Blog

Where To: Deconstructing The Scenarios

Scenarios are a way to challenge; they call into question viewpoints, they confront ideologies and they prompt broader perspectives. Within that expansive perspective, it is hoped that new opportunities and necessary actions emerge. The scenarios that I presented last week were very much intended to do just that. They reinforce that while we are all in the same storm, we are not in the same boat. The boat that we find ourselves in will define—or curtail—our options. Mobilization, then, is in part making sure that the boat we find ourselves in is sufficiently sturdy, appropriately equipped and up to the task of the voyage that we find ourselves on.



Where To: Contemplating Re-entry

We have all been wrestling with how the pandemic ends. There is so much that we don’t know. There are so many uncertainties and complexities. In the past few articles, I’ve explored various ways that scenarios can help us make sense of the world around us. In this article, I show rather than tell. Four scenarios of possible futures and potential outcomes of how re-entry unfolds.



Where To: Planning For Uncertainty

The future is a challenging place to contemplate. There are many factors that we can’t control, and many circumstances that we can’t influence. Making meaningful choices about an uncertain future often feels overwhelming, impossible and ultimately futile. The articles of the last few weeks have both explicitly and implicitly explored the role of scenarios in considering possible futures. They can be invaluable tools to manage uncertainty and identify meaningful future choices.



Next Webinar: The Foundational Books (Rescheduled)

Every profession—and every discipline—has a set of foundational books that define the essential principles, the guiding philosophies and the essential practices of a given domain. Every person is unique. Each of us is a product of our genes, our formative experiences and the path of evolution we have followed into adulthood. For many of us,…
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Where To: Where Do We All Go From Here?

In our current circumstances, there are questions of where the pandemic leads for us as individuals. There are consequences and implications for organizations. But the biggest impacts—and the greatest choices—are those we face as whole societies. There are many tensions, and significant challenges ahead of us. It would be easy to look to others to make those choices on our behalf. That would be a mistake.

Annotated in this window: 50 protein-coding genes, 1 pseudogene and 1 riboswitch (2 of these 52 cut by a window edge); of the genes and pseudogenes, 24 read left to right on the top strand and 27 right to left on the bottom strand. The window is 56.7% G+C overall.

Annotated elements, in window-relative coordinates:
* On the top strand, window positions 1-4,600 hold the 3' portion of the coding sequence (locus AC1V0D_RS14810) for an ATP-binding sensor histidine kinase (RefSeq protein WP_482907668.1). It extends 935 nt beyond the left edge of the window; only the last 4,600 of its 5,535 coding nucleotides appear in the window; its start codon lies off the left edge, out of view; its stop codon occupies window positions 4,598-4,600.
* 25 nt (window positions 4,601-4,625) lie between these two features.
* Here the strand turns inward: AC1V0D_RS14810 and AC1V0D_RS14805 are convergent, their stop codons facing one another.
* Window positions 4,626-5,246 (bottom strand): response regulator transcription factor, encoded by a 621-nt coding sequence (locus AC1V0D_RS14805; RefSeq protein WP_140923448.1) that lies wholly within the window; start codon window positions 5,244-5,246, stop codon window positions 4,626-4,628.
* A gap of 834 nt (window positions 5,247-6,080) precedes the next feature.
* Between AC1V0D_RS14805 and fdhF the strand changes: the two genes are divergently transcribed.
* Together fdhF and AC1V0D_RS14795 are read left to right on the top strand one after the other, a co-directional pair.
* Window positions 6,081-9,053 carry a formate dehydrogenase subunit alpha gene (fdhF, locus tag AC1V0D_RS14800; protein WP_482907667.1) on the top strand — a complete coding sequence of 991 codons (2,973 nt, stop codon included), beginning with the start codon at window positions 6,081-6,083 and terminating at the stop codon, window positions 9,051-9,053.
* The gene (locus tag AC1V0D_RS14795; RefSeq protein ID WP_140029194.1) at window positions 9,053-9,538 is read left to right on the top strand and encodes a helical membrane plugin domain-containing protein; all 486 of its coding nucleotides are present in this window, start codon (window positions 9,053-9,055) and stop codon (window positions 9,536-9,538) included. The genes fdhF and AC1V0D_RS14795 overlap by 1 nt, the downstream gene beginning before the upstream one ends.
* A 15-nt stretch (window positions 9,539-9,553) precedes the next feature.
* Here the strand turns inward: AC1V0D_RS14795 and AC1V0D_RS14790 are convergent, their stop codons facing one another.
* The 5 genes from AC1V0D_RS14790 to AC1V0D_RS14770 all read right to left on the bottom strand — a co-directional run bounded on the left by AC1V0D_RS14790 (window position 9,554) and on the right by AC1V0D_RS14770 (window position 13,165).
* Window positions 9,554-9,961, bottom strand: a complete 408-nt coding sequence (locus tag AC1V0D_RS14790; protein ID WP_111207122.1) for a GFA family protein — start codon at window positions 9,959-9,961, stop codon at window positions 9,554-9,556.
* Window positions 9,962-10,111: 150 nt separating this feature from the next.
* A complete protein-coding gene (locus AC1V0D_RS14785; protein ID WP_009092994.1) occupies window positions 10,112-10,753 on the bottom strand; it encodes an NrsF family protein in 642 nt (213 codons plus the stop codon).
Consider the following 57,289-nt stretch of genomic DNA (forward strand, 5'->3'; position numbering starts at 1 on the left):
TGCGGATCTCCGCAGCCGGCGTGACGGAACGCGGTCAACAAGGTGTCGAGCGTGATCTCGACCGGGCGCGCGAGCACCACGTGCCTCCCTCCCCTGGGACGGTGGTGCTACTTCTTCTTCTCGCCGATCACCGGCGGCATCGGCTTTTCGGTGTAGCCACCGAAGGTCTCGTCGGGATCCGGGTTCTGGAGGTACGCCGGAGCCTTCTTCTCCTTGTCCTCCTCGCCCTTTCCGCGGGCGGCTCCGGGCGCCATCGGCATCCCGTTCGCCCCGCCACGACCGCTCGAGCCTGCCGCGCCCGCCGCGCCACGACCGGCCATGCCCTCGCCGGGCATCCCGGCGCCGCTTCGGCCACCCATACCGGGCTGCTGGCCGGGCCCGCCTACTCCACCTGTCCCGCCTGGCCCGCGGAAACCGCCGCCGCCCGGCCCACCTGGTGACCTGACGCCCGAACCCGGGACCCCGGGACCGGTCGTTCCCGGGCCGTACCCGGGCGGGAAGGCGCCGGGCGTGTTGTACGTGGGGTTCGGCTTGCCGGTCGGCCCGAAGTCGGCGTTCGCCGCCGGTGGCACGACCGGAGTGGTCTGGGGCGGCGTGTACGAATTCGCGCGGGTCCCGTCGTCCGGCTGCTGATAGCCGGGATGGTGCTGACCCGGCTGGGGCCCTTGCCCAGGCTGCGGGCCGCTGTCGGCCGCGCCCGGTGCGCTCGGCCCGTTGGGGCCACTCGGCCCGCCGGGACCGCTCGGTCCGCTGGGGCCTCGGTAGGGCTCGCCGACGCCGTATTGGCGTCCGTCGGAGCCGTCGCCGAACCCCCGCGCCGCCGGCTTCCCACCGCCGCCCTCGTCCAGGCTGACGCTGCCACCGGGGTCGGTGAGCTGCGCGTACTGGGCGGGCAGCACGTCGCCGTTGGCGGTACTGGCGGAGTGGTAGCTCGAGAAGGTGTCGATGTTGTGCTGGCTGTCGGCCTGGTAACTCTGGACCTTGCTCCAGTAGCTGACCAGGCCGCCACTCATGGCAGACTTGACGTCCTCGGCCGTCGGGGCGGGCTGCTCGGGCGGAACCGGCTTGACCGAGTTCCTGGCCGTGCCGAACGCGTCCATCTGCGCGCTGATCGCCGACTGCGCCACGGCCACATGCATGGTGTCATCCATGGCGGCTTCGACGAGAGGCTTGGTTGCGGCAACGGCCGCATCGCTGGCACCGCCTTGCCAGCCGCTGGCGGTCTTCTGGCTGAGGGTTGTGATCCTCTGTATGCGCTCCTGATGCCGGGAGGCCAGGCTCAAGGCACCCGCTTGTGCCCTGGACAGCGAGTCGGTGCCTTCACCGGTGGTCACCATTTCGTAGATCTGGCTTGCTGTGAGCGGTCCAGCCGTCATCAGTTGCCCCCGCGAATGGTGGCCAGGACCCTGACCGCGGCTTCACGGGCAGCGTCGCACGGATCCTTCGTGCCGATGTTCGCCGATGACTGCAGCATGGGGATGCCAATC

Where To: Planning Our Organizational Next Steps

As we respond to the chaos around us, it can be tempting to look forward to when we are past this and “things are normal again.” Our current environment feels overwhelming and uncertain. The most appealing thing is to hide under a blanket. The most strategically important thing might be to take action. The key challenge lies in defining the action to take, and figuring out how best to coordinate and lead in a time where nothing feels certain.



Where To: Planning Our Personal Next Steps

The future is a big, scary and uncertain place. It’s difficult to think about how things may play out. It’s even more difficult at times to define how we want things to play out. There are few scarier questions to be asked than, “Where do you want to be in five years?” Finding an answer to that is complicated and elusive. It’s also an unfair question, and one that begins at the wrong starting place.



Where To From Here?

One of the fundamental questions everyone wants answered is, “When will this all end?” There aren’t any clear pathways forward, nor are there any hard answers about how or when the current pandemic will conclude. There are maybes and possibilities. This week’s article starts a multi-part series about how things might play out. It starts with exploring, in a bit more detail, how we think about the future.



Next Webinar: We Are All Liminal Now

We Are All Liminal Now It feels almost redundant to say this: we are living through what feels like an enormously unprecedented period. It’s not, wholly. The world has seen crises like this before. But not often. The magnitude—and the visibility—of the Covid-19 pandemic has taken over our imaginations, and our lives, in a way…
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We Are All Liminal Now

I wrote about liminality a couple of years ago, as a framework for thinking about change and transition. I was in my own period of in-between at the time, and it writing it has helpful for me, and arguably resonated for many others. The thing about liminal transitions is that typically it’s personal or organizational. Today, it is societal. We are all going through the same transition, together, at the same time. That can be a bit daunting.